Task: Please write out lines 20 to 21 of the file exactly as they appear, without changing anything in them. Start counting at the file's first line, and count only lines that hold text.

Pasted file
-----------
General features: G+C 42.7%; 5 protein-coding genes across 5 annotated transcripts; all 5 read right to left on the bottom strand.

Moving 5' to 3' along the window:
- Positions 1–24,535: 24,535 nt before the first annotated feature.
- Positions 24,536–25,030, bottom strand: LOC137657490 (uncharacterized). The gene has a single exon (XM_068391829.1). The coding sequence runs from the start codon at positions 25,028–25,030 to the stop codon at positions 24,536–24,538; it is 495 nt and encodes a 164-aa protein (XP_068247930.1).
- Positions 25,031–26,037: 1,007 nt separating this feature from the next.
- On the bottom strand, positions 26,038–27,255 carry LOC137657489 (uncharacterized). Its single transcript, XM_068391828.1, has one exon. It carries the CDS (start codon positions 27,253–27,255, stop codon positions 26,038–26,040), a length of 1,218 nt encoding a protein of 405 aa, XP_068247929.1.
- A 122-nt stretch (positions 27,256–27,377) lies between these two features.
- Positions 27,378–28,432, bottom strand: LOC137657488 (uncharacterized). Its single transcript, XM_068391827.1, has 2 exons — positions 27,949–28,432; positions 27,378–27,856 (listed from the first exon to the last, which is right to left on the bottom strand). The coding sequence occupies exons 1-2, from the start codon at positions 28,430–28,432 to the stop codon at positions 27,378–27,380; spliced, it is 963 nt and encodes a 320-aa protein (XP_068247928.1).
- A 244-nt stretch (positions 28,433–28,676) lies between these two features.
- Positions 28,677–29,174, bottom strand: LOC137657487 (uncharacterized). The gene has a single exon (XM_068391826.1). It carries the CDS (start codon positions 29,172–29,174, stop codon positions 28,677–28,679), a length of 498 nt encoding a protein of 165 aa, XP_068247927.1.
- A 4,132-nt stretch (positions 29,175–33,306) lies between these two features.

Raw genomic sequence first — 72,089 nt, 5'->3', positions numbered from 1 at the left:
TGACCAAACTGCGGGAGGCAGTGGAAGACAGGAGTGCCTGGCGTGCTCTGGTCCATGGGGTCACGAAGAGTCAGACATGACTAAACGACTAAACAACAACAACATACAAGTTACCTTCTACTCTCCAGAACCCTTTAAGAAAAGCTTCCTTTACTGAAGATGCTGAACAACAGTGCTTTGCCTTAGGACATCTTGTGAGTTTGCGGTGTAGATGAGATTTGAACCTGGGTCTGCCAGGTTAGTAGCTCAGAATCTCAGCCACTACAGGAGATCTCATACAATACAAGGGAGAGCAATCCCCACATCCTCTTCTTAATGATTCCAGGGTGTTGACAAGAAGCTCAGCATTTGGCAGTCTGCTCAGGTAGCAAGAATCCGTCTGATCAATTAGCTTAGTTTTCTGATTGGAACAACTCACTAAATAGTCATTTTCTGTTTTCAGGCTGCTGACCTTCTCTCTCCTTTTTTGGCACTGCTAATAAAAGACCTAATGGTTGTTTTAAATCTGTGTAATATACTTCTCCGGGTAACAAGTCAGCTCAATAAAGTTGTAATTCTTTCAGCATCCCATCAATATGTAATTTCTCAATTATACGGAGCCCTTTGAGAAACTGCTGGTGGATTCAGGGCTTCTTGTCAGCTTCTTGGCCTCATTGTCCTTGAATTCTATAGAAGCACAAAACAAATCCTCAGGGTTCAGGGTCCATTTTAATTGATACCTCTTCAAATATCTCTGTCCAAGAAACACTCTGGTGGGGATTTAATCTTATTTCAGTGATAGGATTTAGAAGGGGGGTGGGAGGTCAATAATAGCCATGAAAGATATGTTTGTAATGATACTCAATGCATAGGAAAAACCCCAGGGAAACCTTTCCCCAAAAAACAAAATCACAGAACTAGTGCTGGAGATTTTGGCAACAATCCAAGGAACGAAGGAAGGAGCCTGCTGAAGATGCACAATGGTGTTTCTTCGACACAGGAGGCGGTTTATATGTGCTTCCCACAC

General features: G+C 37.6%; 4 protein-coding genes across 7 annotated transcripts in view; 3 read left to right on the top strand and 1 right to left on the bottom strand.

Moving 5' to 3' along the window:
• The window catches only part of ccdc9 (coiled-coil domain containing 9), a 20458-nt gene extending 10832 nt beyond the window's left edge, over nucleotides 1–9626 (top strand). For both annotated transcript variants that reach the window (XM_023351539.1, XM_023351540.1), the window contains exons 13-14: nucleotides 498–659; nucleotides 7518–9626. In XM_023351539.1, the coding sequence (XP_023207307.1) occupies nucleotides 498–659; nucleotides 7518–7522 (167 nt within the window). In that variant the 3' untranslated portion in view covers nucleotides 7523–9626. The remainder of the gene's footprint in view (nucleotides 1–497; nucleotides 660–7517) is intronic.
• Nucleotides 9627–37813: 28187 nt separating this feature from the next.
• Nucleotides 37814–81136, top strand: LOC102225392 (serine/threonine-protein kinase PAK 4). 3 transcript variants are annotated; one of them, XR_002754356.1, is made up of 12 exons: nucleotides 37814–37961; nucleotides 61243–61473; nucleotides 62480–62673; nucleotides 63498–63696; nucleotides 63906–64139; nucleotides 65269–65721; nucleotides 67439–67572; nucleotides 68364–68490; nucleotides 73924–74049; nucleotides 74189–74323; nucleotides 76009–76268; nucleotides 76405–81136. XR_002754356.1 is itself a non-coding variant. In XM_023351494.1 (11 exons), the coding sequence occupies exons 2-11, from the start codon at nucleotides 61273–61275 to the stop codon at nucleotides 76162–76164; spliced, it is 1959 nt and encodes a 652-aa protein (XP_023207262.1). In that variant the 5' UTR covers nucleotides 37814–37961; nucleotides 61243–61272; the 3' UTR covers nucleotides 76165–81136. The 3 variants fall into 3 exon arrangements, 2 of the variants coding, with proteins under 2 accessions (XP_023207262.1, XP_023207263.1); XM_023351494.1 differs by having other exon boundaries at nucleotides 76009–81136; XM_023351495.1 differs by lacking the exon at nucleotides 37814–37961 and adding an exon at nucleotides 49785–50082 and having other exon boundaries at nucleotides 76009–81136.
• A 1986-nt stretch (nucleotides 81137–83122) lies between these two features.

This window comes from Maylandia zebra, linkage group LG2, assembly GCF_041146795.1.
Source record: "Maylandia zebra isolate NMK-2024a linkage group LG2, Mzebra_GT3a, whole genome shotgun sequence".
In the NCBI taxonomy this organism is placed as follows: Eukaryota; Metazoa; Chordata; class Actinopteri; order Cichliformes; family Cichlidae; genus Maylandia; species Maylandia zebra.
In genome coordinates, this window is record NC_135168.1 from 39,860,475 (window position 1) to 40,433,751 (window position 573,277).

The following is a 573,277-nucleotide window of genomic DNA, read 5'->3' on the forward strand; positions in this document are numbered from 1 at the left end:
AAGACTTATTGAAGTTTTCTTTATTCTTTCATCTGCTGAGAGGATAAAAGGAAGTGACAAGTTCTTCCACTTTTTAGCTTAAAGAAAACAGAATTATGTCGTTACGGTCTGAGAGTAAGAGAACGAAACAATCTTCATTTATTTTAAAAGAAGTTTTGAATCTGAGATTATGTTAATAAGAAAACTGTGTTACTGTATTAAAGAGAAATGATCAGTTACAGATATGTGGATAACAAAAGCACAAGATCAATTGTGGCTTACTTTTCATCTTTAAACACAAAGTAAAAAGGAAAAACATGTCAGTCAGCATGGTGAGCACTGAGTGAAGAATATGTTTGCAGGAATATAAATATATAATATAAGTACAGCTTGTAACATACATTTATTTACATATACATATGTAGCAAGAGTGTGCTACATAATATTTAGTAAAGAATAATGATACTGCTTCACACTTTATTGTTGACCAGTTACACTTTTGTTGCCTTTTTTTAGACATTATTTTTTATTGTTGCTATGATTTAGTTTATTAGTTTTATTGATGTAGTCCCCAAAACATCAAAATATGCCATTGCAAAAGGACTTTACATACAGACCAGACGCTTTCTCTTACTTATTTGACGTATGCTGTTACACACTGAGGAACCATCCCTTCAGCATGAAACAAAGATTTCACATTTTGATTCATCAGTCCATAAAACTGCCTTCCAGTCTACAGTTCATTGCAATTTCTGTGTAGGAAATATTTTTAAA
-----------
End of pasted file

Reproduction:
This window comes from Maylandia zebra, linkage group LG2, assembly GCF_041146795.1.
Source record: "Maylandia zebra isolate NMK-2024a linkage group LG2, Mzebra_GT3a, whole genome shotgun sequence".